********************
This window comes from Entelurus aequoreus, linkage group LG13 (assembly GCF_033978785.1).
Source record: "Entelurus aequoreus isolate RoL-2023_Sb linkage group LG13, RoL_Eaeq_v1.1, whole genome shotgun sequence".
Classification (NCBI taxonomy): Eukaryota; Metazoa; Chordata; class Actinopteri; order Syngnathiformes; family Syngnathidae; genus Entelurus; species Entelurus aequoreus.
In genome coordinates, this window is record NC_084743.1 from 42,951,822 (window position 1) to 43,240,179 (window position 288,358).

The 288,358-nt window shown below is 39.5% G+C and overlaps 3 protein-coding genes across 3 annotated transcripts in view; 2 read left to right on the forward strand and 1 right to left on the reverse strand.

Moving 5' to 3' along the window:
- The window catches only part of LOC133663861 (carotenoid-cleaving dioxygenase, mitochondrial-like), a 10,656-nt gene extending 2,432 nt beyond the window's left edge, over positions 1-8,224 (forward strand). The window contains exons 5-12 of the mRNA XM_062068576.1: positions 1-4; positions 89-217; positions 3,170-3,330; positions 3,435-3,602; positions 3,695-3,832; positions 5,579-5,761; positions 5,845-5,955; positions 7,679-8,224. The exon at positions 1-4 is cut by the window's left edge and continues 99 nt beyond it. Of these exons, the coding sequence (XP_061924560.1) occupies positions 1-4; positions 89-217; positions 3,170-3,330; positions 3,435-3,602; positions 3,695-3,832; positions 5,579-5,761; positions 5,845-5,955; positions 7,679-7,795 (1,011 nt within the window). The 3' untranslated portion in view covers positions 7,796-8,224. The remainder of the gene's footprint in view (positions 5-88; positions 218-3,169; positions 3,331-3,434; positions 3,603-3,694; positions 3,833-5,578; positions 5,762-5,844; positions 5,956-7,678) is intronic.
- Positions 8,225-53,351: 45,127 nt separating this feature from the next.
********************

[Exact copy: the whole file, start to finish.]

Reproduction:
This window comes from Entelurus aequoreus, linkage group LG13 (assembly GCF_033978785.1).
Source record: "Entelurus aequoreus isolate RoL-2023_Sb linkage group LG13, RoL_Eaeq_v1.1, whole genome shotgun sequence".
Classification (NCBI taxonomy): Eukaryota; Metazoa; Chordata; class Actinopteri; order Syngnathiformes; family Syngnathidae; genus Entelurus; species Entelurus aequoreus.
In genome coordinates, this window is record NC_084743.1 from 42,951,822 (window position 1) to 43,240,179 (window position 288,358).

The 288,358-nt window shown below is 39.5% G+C and overlaps 3 protein-coding genes across 3 annotated transcripts in view; 2 read left to right on the forward strand and 1 right to left on the reverse strand.

Moving 5' to 3' along the window:
- The window catches only part of LOC133663861 (carotenoid-cleaving dioxygenase, mitochondrial-like), a 10,656-nt gene extending 2,432 nt beyond the window's left edge, over positions 1-8,224 (forward strand). The window contains exons 5-12 of the mRNA XM_062068576.1: positions 1-4; positions 89-217; positions 3,170-3,330; positions 3,435-3,602; positions 3,695-3,832; positions 5,579-5,761; positions 5,845-5,955; positions 7,679-8,224. The exon at positions 1-4 is cut by the window's left edge and continues 99 nt beyond it. Of these exons, the coding sequence (XP_061924560.1) occupies positions 1-4; positions 89-217; positions 3,170-3,330; positions 3,435-3,602; positions 3,695-3,832; positions 5,579-5,761; positions 5,845-5,955; positions 7,679-7,795 (1,011 nt within the window). The 3' untranslated portion in view covers positions 7,796-8,224. The remainder of the gene's footprint in view (positions 5-88; positions 218-3,169; positions 3,331-3,434; positions 3,603-3,694; positions 3,833-5,578; positions 5,762-5,844; positions 5,956-7,678) is intronic.
- Positions 8,225-53,351: 45,127 nt separating this feature from the next.